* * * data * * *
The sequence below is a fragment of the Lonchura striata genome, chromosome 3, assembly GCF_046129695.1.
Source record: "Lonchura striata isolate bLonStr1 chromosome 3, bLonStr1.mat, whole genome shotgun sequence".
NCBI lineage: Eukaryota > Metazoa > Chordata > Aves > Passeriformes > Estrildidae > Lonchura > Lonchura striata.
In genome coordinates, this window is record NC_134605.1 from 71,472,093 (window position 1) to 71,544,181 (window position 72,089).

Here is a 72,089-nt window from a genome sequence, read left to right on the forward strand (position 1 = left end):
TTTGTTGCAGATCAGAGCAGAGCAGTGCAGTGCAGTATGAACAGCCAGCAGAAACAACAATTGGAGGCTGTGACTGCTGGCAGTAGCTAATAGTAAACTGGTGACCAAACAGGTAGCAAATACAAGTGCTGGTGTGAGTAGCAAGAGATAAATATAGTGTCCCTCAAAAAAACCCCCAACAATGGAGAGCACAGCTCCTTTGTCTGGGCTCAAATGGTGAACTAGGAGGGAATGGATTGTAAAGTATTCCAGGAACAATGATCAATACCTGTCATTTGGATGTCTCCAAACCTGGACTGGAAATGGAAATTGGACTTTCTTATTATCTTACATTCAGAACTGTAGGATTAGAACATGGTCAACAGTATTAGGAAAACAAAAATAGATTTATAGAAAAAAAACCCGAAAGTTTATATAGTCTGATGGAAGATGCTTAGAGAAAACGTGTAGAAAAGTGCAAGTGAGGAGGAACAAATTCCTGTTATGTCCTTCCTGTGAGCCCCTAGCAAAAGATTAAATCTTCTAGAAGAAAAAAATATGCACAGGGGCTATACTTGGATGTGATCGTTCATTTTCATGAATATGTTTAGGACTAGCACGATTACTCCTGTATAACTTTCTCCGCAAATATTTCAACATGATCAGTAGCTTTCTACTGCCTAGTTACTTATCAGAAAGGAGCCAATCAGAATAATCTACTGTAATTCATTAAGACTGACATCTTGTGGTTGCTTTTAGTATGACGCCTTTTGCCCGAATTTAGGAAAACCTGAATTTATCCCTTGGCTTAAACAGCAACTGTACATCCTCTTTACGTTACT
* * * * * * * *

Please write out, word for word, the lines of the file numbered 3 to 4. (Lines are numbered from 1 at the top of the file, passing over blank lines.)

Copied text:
NCBI lineage: Eukaryota > Metazoa > Chordata > Aves > Passeriformes > Estrildidae > Lonchura > Lonchura striata.
In genome coordinates, this window is record NC_134605.1 from 71,472,093 (window position 1) to 71,544,181 (window position 72,089).